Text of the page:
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His job status in question, Nebraska's Bo Pelini 'turning over every stone' to elevate program

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LINCOLN, Nebraska — Nebraska coach Bo Pelini had to know he would be peppered with questions about the state of his program following a second straight loss characterized by another embarrassing defensive performance.

At one point Monday during his weekly news conference, he interrupted an inquisitor and pleaded, "Could we talk about Iowa, please?"

Reporters obliged him, but only briefly, and then returned to the topic that has Nebraska fans preoccupied for a second straight November. It is Pelini's job status, not necessarily the Hawkeyes, that folks around here will be talking about over Thanksgiving dinner.

"I turn over every stone, and I'm looking to try to get over the proverbial hump," Pelini said. "I know this — and I think it's one of the great things about being here — people aren't going to be happy until you win them all. And you know what, neither am I. I'm really not. That's how I'm wired, too. To think I'm not working my butt off to make that happen, that's what I want to have happen. I want to win them all, and I want to win a national championship here."

Whether he'll be given an opportunity to keep trying at Nebraska is up to athletic director Shawn Eichorst.

Last year, Pelini found himself in hot water at midseason over leaked audio in which he went on a foul-mouth tirade against fans and media, and he was believed to be on the brink of being fired after a poor finish.

Pelini all but dared Eichorst to fire him during his news conference after the loss to Iowa, and then the Huskers beat an injury-depleted Georgia in the Gator Bowl. Eichorst gave Pelini a one-year contract extension, through February 2019. If Pelini were to be fired after this season, his contract entitles him to a settlement of about $7.5 million, though the amount would be reduced if and when Pelini got another job.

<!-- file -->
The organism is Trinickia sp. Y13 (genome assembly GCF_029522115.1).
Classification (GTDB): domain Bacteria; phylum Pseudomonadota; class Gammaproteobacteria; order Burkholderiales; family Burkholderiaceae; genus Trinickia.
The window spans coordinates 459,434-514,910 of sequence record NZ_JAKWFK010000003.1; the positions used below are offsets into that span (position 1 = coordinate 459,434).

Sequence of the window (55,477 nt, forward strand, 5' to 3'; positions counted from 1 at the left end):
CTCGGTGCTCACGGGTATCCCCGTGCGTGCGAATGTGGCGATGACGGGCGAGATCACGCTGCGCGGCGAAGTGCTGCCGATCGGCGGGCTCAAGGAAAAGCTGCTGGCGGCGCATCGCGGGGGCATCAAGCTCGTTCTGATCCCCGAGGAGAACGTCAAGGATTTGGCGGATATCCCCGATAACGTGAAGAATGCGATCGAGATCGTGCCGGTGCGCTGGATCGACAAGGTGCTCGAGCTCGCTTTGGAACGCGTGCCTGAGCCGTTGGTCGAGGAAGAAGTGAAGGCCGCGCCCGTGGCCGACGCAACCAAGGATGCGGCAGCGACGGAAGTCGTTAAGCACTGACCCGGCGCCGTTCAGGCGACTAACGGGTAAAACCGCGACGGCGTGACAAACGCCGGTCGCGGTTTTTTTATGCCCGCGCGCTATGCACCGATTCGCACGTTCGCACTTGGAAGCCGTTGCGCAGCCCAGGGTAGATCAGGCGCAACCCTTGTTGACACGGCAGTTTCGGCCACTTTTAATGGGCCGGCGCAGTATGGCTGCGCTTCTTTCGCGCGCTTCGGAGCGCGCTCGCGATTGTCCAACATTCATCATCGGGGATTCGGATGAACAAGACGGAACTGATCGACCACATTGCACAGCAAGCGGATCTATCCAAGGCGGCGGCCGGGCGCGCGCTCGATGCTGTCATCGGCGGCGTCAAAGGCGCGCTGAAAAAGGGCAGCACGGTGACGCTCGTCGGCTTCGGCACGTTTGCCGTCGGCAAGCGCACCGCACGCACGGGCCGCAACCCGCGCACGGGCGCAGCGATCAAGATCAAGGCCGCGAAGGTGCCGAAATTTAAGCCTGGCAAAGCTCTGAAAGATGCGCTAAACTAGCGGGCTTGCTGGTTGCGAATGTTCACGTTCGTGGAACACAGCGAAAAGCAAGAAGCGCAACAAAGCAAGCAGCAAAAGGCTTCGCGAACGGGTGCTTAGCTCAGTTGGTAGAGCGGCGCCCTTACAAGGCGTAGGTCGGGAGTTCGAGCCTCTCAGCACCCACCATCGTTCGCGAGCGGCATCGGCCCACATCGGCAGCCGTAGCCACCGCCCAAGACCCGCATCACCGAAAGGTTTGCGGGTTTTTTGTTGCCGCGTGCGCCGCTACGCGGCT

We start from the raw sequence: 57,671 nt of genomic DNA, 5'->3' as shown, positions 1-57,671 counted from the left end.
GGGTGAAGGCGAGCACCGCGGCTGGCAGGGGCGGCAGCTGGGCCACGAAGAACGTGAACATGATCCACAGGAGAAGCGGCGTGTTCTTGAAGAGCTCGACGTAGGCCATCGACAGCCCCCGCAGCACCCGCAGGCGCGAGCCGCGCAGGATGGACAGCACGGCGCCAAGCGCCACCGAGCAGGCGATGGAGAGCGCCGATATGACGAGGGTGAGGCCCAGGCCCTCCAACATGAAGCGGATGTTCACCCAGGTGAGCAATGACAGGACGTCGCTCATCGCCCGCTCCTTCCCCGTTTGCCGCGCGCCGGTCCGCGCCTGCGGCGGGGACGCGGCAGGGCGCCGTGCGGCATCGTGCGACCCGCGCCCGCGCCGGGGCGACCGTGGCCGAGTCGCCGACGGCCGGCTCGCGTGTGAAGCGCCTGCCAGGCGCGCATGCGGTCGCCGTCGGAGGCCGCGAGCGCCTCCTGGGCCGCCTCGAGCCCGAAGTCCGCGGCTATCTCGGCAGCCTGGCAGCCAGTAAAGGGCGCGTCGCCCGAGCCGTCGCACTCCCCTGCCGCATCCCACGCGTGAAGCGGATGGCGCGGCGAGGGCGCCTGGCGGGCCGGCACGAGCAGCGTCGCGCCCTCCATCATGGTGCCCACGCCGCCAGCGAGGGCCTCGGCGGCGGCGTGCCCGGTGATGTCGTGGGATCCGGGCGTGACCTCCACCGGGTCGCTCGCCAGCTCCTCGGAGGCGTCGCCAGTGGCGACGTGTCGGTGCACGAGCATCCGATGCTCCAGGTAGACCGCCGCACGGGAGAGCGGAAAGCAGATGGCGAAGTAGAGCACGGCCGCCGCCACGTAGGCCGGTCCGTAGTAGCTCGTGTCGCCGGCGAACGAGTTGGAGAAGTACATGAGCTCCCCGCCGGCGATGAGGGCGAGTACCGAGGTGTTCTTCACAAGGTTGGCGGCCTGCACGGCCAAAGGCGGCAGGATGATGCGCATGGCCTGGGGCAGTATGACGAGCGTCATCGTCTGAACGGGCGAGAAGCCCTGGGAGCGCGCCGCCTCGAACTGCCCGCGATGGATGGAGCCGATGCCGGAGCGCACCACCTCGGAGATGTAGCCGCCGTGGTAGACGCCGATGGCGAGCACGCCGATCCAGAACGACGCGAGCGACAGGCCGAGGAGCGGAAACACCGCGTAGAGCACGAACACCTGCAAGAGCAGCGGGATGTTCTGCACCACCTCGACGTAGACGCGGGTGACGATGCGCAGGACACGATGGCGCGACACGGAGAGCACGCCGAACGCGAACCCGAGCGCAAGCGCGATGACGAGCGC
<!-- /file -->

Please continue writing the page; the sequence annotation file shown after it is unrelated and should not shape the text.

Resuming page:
PHOTO: Nebraska NCAA college football head coach Bo Pelini speaks during a news conference in Lincoln, Neb., Monday, Nov. 24, 2014. Nebraska plays Iowa on Friday. (AP Photo/Nati Harnik)
Nebraska NCAA college football head coach Bo Pelini speaks during a news conference in Lincoln, Neb., Monday, Nov. 24, 2014. Nebraska plays Iowa on Friday. (AP Photo/Nati Harnik)

Pelini is 65-27 at Nebraska but has never had fewer than four losses in a season. The Huskers, at 8-3, will reach at least nine wins for a seventh straight year with a victory at Iowa or in a bowl.

Though the Huskers have reached conference championship games three times under Pelini, Nebraska's league-title drought now dates to 1999.

Pelini said he's made changes every year in an effort to elevate the program. Some of the changes have been noticeable and others have not, he said.

Known to be fiercely loyal, he initially demurred when asked if he would fire any assistants if it meant he could keep his job. Offensive coordinator Tim Beck, in particular, has come under fire.

"Would I fire somebody to save my own job? No," Pelini said. "But would I fire somebody who I thought deserved firing? Yes."

Pelini, whose reputation is as a defensive specialist, said tackling problems and other breakdowns have plagued the Huskers throughout the season but haven't cost them until the last two weeks. Wisconsin's Melvin Gordon ran for a then-FBS record 408 yards, and Minnesota quarterback Mitch Leidner confounded the Huskers on zone-read option keepers this past weekend.

Wisconsin and Minnesota were the first back-to-back opponents in the Pelini era to rush for 250-plus yards. The Huskers are 81st nationally against the run and 49th in total defense.

"Believe me, I point the thumb. I don't point the finger at the players," Pelini said. "I'm responsible for this thing."

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